Alberta unable to protect condo owners

Victims of shoddy condo builders in Edmonton cannot rely on the Alberta government for help or even much protection, admits the province.

Long awaited condo rules coming, province promises

Workers are resealing the exterior walls of the eight-year-old Glenora Gates condo building. (CBC)

Victims of shoddy condo builders in Edmonton cannot rely on the Alberta government for help or protection, admits the province.

"It's absolutely terrible and awful what people are going through," said Ivan Moore, assistant deputy minister of Alberta Municipal Affairs. "The unfortunate thing is we don't have the tools as yet to provide them with the protection we're building.

"And all we can do at this point in time is sympathize with them, and let them know, what you're going through is at least going to help us make things better in future."

CBC News spoke to Moore after interviewing tenants of two leaky Edmonton condos who face huge repair bills.

Under current provincial regulations, the developer of the condos — Rossdale Court and Glenora Gates — cannot be held accountable.

Engineer Al King (far left) speaks to colleagues at Glenora Gates. ((CBC))

Engineer Al King says the lax legislation keeps him hopping. Glenora Gates is just one of five leaky condos his company WADE Engineering is retrofitting. 

Glenora Gates is only eight years old, but requires $5 million in repairs to seal the exterior walls, said King.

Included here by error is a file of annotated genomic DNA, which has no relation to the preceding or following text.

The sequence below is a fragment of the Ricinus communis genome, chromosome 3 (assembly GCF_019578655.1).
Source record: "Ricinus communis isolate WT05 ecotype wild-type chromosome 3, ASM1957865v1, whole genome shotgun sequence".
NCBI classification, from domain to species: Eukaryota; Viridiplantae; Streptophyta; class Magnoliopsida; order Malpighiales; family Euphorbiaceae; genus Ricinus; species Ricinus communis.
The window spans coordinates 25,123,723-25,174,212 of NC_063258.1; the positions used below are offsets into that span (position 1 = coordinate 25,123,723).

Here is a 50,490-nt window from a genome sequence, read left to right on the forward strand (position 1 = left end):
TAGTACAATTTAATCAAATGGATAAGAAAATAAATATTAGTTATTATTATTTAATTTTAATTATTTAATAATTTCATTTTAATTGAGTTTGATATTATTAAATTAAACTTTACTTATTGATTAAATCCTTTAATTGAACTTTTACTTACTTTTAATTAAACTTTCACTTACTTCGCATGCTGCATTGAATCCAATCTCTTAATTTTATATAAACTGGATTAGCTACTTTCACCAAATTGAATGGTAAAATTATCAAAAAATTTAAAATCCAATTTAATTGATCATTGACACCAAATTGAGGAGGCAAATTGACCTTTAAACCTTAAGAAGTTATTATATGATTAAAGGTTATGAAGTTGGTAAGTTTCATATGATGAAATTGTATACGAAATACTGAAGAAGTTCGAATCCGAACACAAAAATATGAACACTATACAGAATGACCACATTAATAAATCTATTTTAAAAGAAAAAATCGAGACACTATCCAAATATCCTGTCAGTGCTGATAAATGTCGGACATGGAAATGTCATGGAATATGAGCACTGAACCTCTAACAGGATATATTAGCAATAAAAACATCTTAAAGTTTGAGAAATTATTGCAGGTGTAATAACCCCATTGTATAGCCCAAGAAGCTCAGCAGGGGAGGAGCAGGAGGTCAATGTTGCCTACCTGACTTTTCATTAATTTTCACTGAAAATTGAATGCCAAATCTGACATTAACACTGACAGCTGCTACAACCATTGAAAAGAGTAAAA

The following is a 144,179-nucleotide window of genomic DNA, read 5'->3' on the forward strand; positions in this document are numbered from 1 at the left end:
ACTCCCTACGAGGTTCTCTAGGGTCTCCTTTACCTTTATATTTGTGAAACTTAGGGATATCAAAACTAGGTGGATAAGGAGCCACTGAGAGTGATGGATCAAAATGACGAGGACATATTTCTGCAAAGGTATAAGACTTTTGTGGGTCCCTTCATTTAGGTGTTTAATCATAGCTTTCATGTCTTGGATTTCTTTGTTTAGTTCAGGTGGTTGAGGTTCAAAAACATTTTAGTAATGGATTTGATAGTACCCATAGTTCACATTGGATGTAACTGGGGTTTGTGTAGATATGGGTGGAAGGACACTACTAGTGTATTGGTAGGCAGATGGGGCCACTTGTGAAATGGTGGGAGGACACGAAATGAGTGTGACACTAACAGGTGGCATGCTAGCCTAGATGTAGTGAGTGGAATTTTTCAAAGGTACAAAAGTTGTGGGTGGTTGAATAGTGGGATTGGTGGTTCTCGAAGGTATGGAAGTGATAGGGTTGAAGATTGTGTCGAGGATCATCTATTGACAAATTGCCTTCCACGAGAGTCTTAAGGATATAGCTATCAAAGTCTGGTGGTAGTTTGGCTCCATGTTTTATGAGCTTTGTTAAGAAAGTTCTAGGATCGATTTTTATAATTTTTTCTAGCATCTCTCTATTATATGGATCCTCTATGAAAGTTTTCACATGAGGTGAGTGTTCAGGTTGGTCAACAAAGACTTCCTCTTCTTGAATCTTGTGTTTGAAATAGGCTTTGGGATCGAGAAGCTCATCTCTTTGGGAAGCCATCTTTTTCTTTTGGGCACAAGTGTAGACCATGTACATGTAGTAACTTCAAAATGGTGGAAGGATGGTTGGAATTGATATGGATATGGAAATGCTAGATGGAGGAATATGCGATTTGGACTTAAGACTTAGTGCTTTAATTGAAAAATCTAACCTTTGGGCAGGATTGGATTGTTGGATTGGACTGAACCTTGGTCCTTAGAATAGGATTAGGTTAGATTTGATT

"We have these problems coming up after the developer has turned over the building to condo boards who have a very short window to find deficiencies, often only a couple of months, and in some cases no time whatsoever, before the warranty period ends and the developer is off site," he said.

"It's a huge issue."

The province needs to make inspections of condos mandatory during their construction, said King.

Had that been done at Glenora Gates, the problems would have been caught, he said.

The province said it is hoping to introduce regulations around condo construction this fall.

Alberta is looking at adapting the B.C. model, which demands a two-year "bumper-to-bumper" warranty period where builders must correct any deficiency; a five-year warranty on exterior walls and roofing; and a 10-year warranty on major structures, said Moore.

The province is also considering bumping fines for failing to comply with building codes from $15,000 to $100,000 for the first offence, and from $30,000 to $500,000 for the second.